Interpretation Of Dreams – The Influence Of
Although mind and body may be a total unity, and the separation in language merely a convenience, despite its unity our being has a number of interacting systems within the unity. The action of the heart on the other systems is obvious, and the influence of emotions on the organs is also becoming obvious. What is not so well established is the importance of the feedback occurring when we gain insight into our own functioning through understanding a dream. Although our being is already a self regulating system, the ability to turn consciousness inwards to make clear aspects of unconscious function, appears to increase the efficiency of self regulation. This is shown in the first example in lizards and snakes where David’s long standing neck pain goes through insight into its cause. In this way we might be seen as a conscious organism which not only reprograms mental patterns or habits, but to some extent can renovate or change body efficiency as well. See: analysis of dreams; Introduction; processing dreams; interpreting dreams - Once you understand a dream its images can be seen as a clear expression of personal information. For instance a woman dreamt she was standing alone on a plateau and she could see two worlds hanging in the sky. In talking about the dream she said her husband had died and she had met another man. This new man was very different to herself and her past husband. The world he lived in was new to her and she was cautious. This helped her to see she had the choice between two worlds, and her dream was simply illustrating her situation – she was alone, on a plateau facing choices.
From this point of view dreams are not strange or coded. They are not trying to hide information, but express it in much the same way we use imagery in our everyday speech. In the above example ‘worlds’ is the imagery used. But it might also be ‘that was a close shave’ – ‘barking up the wrong tree’ – ‘got the sack’ – etc.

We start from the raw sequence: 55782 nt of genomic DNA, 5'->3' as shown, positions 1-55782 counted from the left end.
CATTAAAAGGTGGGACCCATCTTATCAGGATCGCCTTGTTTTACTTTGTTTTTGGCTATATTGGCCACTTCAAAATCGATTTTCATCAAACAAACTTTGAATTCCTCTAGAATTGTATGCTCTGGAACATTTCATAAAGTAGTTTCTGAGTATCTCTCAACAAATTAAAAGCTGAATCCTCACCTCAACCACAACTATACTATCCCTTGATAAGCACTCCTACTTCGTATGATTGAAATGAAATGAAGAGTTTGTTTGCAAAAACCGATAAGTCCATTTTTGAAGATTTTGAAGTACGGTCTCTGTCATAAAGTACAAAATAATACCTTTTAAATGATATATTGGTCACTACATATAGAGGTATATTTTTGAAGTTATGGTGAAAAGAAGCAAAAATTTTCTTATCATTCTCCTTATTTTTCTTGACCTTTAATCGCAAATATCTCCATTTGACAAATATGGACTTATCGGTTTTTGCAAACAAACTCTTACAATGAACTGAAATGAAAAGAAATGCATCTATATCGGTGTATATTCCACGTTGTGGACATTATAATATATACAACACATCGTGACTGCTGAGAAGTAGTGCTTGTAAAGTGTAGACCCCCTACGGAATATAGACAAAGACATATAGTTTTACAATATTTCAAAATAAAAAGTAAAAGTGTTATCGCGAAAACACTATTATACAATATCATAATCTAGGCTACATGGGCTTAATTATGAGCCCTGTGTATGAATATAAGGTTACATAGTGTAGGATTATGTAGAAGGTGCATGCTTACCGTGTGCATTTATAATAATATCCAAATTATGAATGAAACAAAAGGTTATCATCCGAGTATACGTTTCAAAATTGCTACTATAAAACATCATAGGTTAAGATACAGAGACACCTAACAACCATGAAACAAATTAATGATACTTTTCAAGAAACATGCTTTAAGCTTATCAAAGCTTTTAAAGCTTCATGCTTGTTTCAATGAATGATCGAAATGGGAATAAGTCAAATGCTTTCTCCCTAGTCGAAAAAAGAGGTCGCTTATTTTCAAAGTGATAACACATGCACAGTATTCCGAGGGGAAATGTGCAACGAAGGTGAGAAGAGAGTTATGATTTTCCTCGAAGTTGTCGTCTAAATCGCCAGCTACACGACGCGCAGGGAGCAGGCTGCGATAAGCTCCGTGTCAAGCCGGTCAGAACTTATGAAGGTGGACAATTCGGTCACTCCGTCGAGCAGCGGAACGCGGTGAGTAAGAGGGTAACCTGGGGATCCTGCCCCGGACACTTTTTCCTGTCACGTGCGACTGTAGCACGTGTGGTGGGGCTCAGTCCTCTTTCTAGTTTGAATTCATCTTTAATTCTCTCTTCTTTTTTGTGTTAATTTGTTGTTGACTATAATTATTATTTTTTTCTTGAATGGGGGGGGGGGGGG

Dreams also use other things that we take for granted as everyday parts of our mental life. Word play and puns for example, and the drama we understand so easily in films and plays, but say we are mystified by in our dreams. Such dream statements as ‘I was in a dark and lonely house’ – ‘The dark water moved slowly between the stones’ – ‘It was a beautiful bright sunny day and I was in a children’s playground’ are immediately understandable as expressions of mood.
What may confuse us in looking at dreams, especially our own, is these factors are used all at once, and all put into imagery. Even so, if we look at them as if they were all a sort of mime, where speech may occur, but the main message is expressed by dramatic mood, substitution of an image for words, word play and puns in image form, then we can begin to grasp what the dream is communicating.
A very simplified way of understanding your dreams is to disregard the imagery. Look at what feelings are involved and see if you can recognise the glimmers of such feelings in everyday life. If you can, then go back to the dream. Consider what the drama portrays, and see what comment it makes on the everyday events the feelings are connected with. See: analysis of dreams; language and dreams; interpretation of dreams – influence of; processing dreams.